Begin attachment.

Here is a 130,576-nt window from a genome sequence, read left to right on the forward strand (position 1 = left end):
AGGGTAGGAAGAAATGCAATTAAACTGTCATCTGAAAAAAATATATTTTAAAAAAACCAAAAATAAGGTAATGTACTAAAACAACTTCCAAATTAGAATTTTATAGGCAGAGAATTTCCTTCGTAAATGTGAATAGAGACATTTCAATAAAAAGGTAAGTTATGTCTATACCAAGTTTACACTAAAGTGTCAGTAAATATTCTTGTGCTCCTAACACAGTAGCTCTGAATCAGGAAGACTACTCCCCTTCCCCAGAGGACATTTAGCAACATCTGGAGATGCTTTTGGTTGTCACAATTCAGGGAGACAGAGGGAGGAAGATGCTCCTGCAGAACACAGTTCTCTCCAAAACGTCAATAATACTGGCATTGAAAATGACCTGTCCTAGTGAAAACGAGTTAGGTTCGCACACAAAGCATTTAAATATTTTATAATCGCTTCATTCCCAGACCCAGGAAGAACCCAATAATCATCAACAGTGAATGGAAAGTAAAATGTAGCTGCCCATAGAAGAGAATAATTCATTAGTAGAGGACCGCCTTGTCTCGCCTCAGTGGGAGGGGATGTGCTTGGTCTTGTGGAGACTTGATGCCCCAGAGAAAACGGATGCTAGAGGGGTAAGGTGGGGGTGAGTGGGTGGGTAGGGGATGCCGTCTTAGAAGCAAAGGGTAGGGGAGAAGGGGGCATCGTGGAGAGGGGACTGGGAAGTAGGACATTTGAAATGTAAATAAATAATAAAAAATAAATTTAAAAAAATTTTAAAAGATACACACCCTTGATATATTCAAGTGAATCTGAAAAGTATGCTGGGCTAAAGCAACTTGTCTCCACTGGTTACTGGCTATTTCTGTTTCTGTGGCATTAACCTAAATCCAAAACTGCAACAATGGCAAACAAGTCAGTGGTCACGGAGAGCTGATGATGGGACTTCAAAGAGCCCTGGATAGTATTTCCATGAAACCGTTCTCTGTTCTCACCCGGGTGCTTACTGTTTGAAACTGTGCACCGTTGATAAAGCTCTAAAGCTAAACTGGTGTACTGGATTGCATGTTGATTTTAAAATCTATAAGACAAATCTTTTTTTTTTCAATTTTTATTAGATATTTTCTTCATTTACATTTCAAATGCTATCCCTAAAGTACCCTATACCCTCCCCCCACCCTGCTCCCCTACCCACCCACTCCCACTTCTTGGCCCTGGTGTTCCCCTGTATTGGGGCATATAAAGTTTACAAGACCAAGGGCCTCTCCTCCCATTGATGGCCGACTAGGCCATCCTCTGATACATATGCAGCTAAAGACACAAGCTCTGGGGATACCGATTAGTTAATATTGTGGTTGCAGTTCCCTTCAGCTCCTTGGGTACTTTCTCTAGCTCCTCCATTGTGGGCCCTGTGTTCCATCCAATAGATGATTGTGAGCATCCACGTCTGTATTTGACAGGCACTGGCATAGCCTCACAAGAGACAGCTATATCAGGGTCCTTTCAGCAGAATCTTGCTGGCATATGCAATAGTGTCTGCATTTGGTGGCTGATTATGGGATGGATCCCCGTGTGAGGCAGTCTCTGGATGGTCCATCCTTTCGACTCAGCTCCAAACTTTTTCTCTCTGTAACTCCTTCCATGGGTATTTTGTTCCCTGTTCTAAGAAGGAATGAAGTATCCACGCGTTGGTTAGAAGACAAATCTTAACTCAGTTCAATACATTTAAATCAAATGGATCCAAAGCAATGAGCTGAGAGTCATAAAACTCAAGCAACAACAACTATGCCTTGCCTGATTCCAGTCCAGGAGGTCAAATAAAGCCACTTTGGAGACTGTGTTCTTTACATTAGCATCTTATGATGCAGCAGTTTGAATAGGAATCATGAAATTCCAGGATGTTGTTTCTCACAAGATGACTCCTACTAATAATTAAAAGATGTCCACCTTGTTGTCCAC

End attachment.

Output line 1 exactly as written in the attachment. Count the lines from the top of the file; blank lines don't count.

Here is a 130,576-nt window from a genome sequence, read left to right on the forward strand (position 1 = left end):